Emergency alert test going out to mobile phones nationwide


Bells and whistles will be blaring from cell phones, radio and tv stations during a National Alert Test.

The Wireless Emergency Alerts test will begin at 2:18 p.m. EDT on Wednesday, Oct. 3. That test will assess the effectiveness of sending out "a national message and determine whether improvements are needed". Some cell phones will not receive the test message, and cell phones should only receive the message once.

This will be the first national test of the Wireless Emergency Alert system, according to FEMA. "No action is needed".

A "Presidential Alert" sent to wireless phones and across the EAS would be issued in the event of an actual national emergency, such as a declaration of war or coordinated terrorist attacks, as determined by the president or the president's designee. This is the first nationwide Presidential-level test, and no, you can not opt out of it. Neither Trump nor any other US president will be able to use the WEA system for any objective other than alerting citizens about a national emergency, according to FEMA. The test message will be similar to regular monthly EAS test messages with which the public is familiar.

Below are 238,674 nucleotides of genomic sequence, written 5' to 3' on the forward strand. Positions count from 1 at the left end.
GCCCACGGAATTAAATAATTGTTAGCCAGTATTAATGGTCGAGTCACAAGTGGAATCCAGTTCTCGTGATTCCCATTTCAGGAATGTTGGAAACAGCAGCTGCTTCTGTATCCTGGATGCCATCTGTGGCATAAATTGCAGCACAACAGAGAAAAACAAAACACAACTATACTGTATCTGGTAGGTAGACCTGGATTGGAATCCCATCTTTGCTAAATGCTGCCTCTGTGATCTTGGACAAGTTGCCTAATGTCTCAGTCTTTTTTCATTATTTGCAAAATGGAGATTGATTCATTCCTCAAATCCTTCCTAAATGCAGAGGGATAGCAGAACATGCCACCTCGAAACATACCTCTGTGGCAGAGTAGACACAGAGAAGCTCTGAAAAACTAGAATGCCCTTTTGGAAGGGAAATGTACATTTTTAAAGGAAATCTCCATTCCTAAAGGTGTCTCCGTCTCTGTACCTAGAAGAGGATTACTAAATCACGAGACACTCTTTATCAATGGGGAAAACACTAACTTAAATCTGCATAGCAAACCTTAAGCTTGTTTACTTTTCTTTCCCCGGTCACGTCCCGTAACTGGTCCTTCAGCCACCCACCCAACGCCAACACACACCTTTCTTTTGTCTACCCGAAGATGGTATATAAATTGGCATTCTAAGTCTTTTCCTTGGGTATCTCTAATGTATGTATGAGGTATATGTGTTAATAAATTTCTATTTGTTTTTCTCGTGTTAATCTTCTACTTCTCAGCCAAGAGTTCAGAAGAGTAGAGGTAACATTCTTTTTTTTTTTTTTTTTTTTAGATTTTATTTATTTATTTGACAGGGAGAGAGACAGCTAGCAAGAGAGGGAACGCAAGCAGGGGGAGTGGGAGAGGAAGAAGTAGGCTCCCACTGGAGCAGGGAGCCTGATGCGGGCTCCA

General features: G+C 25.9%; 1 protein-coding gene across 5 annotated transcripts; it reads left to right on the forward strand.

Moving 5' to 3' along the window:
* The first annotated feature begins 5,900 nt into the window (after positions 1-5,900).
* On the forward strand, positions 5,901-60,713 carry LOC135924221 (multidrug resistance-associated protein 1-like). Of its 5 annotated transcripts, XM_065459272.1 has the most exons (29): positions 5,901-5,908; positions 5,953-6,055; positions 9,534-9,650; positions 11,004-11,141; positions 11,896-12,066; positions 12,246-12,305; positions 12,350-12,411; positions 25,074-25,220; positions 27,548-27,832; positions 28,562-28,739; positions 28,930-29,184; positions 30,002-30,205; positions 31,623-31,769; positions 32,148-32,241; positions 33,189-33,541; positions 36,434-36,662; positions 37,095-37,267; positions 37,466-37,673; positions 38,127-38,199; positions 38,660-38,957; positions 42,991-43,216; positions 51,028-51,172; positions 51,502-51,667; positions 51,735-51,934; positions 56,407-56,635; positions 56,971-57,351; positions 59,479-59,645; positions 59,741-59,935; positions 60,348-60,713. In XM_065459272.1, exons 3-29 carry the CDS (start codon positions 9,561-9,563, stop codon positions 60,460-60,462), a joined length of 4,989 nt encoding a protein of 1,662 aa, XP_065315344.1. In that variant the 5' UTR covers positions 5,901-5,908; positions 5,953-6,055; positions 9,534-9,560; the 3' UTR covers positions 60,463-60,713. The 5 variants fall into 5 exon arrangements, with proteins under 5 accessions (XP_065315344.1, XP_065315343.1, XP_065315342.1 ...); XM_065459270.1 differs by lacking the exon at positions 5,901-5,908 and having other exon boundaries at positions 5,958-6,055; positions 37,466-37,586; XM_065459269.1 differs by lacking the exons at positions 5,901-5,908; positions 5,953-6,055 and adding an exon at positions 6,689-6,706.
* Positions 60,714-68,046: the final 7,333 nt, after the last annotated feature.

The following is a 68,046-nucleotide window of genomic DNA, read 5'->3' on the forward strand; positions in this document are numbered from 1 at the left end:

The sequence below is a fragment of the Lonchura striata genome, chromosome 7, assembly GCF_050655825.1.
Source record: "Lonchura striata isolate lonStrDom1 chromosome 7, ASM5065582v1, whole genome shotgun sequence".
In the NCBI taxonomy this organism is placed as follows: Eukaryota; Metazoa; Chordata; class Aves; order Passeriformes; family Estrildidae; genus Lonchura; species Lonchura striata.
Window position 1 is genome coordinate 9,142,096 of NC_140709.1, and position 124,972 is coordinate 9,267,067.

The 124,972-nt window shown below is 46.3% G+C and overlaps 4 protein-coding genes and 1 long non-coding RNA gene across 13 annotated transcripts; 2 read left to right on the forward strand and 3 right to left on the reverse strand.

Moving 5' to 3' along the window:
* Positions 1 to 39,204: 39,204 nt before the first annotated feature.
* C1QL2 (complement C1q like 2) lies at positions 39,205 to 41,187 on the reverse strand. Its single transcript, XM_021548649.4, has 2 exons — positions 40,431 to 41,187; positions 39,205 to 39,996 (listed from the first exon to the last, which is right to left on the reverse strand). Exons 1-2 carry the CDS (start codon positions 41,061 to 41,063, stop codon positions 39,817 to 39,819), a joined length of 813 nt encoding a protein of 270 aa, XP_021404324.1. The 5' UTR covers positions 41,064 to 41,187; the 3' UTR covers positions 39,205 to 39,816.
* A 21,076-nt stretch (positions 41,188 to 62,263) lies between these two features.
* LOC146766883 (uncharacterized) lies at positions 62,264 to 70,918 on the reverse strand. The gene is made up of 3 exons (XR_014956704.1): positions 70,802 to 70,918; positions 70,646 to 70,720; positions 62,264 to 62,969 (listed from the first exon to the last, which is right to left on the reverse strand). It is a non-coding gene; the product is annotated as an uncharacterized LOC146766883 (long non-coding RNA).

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More than 100 carriers, including the largest carriers (Verizon, AT&T, Sprint, T-Mobile), will participate in the emergency alert test, FEMA said.

As part of the alert, cellphones that are on and within range of a cell tower will receive a message and a "loud tone and vibration" but not all phones will receive the message.

Remember when the Federal Emergency Management Agency (FEMA) revealed last month that they would be testing something called a "Presidential Alert" that, in effect, would allow President Donald Trump to send a short message to every single wireless user in the country?